Borrowers who took out consumer credit insurance (CCI) may be entitled to compensation following an Australian Securities and Investments Commission (ASIC) review that found they were “extremely poor value for money”.
ASIC’s scathing report on consumer credit insurance offered by 11 banks and lenders found that sales practices and design of products delivered poor outcomes for consumers.
CCI is optional cover usually sold by lenders to consumers with a credit card, personal loan or home loan. It protects consumers if they are unable to meet their repayments due to an unemployment, sickness or injury or to pay the outstanding loan balance upon death.
Compensation of more than $51 million has already been paid to over 186,000 consumers and the corporate watchdog estimates that that lenders will end up paying 300,000 affected consumers over $100 million.
ASIC commissioner Sean Hughes says: “We are deeply troubled by the findings in our report, and the stories they tell of unfair practices occurring within Australia’s largest and most well-known financial institutions. Lenders and insurers have had more than enough time to improve sales practices and provide better value for consumers.”
The review found consumers were paid an alarming 11 cents in claims for every dollar they paid in premiums for CCI sold with credit cards. This only increased slightly to 19 cents in claims paid on CCI sold with loans.
Consumers were sold CCI despite the fact they were ineligible to claim under their policy as a part of the lenders’ sales techniques and telephone sales staff used high-pressure selling and consumers were given non-compliant personal advice to buy unsuitable policies.
The lenders that currently offer CCI on products include: ANZ with home loans, Bank of Queensland with personal and home loans, Commonwealth Bank with home loans, Credit Union Australia with personal and home loans, Latitude with credit cards and personal loans and People’s Choice with home loans.
Hughes says: “If we do not see early, significant and sustained improvement in the design and sale of consumer credit insurance, our next steps may involve the deployment of our new product intervention power where we see a risk of significant consumer detriment.”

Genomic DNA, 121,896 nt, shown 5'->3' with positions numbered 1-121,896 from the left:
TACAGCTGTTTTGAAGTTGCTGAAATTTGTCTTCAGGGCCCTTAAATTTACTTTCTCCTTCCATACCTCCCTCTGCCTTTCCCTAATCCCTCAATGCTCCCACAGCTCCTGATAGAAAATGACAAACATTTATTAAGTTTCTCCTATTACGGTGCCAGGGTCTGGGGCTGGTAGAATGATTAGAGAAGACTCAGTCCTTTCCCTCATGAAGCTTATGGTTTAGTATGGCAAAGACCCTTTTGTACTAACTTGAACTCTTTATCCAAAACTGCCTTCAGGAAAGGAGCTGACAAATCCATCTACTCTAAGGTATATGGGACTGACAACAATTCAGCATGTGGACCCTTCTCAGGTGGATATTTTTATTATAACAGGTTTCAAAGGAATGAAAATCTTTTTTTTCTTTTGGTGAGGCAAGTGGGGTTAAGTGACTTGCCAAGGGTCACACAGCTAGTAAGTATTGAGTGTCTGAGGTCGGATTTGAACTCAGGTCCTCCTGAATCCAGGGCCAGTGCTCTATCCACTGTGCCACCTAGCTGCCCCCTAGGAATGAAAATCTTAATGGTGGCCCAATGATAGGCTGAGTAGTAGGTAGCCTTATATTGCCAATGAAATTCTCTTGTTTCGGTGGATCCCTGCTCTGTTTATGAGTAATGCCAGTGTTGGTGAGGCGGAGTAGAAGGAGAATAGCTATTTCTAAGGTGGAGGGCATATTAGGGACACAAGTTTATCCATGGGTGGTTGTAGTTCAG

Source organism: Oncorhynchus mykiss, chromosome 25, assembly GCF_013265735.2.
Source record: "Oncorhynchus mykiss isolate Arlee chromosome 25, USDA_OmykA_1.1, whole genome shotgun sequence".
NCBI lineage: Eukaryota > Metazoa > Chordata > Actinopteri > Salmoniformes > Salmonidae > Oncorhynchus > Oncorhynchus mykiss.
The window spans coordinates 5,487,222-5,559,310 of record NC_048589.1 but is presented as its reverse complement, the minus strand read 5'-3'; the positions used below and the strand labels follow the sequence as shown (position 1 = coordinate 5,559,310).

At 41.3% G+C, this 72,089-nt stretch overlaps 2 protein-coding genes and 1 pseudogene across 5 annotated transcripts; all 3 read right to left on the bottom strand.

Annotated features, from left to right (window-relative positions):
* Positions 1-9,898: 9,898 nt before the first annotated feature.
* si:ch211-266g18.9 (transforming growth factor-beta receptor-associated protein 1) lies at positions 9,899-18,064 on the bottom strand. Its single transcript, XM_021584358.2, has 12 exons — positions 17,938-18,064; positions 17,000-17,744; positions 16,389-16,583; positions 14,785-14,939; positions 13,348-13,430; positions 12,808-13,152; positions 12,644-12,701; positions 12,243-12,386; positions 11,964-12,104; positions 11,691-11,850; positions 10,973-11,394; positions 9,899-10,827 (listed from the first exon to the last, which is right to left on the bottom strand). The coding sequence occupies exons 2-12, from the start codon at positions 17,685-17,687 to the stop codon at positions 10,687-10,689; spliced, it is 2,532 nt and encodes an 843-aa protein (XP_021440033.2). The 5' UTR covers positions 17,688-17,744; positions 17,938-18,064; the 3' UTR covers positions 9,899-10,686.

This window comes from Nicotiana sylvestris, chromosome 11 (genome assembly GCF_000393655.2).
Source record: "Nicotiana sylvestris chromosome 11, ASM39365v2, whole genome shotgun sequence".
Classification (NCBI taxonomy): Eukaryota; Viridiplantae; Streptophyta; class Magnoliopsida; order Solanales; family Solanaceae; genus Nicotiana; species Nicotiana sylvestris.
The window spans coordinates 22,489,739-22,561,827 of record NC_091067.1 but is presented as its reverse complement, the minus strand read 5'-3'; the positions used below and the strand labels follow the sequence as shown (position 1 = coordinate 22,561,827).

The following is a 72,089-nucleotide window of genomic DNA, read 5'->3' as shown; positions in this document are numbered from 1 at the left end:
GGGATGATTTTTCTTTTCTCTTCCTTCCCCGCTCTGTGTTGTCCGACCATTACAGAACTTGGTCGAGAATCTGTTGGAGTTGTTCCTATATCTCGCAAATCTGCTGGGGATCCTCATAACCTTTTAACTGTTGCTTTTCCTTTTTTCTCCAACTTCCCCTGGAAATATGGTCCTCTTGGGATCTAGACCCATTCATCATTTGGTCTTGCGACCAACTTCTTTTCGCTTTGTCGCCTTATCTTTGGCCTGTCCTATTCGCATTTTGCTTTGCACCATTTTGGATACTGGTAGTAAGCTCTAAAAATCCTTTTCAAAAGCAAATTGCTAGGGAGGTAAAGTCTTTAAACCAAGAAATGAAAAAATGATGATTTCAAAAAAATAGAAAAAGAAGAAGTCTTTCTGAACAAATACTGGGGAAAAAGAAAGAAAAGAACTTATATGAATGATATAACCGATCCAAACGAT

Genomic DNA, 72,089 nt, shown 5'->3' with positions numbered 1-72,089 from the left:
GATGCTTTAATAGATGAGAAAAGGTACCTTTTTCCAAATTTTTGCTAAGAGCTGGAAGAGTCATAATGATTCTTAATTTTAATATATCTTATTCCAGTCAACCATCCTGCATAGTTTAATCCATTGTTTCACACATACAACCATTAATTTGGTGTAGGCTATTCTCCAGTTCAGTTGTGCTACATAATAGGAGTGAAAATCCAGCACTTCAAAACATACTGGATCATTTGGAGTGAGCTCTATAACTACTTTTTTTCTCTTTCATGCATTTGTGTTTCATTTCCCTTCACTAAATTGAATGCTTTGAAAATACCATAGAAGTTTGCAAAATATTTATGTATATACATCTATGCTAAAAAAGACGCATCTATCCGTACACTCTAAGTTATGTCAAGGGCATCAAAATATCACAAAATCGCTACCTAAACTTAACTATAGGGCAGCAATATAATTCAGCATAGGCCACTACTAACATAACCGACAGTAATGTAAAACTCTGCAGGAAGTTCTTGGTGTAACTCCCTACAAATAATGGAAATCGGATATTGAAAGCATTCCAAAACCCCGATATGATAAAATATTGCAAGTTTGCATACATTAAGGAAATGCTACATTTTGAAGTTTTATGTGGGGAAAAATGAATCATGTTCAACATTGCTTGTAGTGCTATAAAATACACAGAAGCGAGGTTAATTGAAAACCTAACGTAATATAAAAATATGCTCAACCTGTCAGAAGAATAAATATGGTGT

Consumers were incorrectly charged for cover including being charged ongoing premiums when they no longer had a loan and many lenders did not have proper processes to help consumers in hardship make a claim under their policy.
A spokesperson for CBA says: “Customers that have existing CCI policies and weren’t able to claim the entitlements are being refunded. We are quite advanced in remediation of CCI and expect to complete refunds by the end of the year.”
In addition to remediation, ASIC is addressing the issues by undertaking investigations into the suspected misconduct of several entities involved in the CCI product market, working to ban outbound phone sales of CCI and as of 1 July expects lenders to incorporate a four-day deferred sales model for all CCI product.
Hughes says: “An inevitable consequence of these widespread failings and mis-selling practices will involve ASIC taking significant enforcement action against some of the entities named in our report.”
ASIC’s report also sets out important design and distribution standards for CCI sold by lenders. Lenders and insurers are expected to meet these standards or cease selling CCI until they meet the benchmark.
An ANZ spokesperson says: “ASIC’s report noted that ANZ’s home loan insurance solution had the most favourable claims ratio for this product type among the lenders identified.”
ASIC’s latest report comes after an October 2011 report on the same issue that made 10 recommendations to reflect best practice and ensure informed consumers. The recommendations covered sales scripts, disclosure, training programs and monitoring systems and the lenders.
Hughes said: “Regrettably, the ongoing systemic failings and misconduct we have seen in the CCI market demonstrate that a range of robust regulatory responses is required.”
The lenders that were reviewed are: ANZ Bank; Australian Central Credit Union; Bank of Queensland; Bendigo and Adelaide Bank; Citigroup; Commonwealth Bank of Australia and Bankwest; Credit Union Australia; Latitude Finance and Latitude Personal Finance; National Australia Bank; Suncorp-Metway; and Westpac.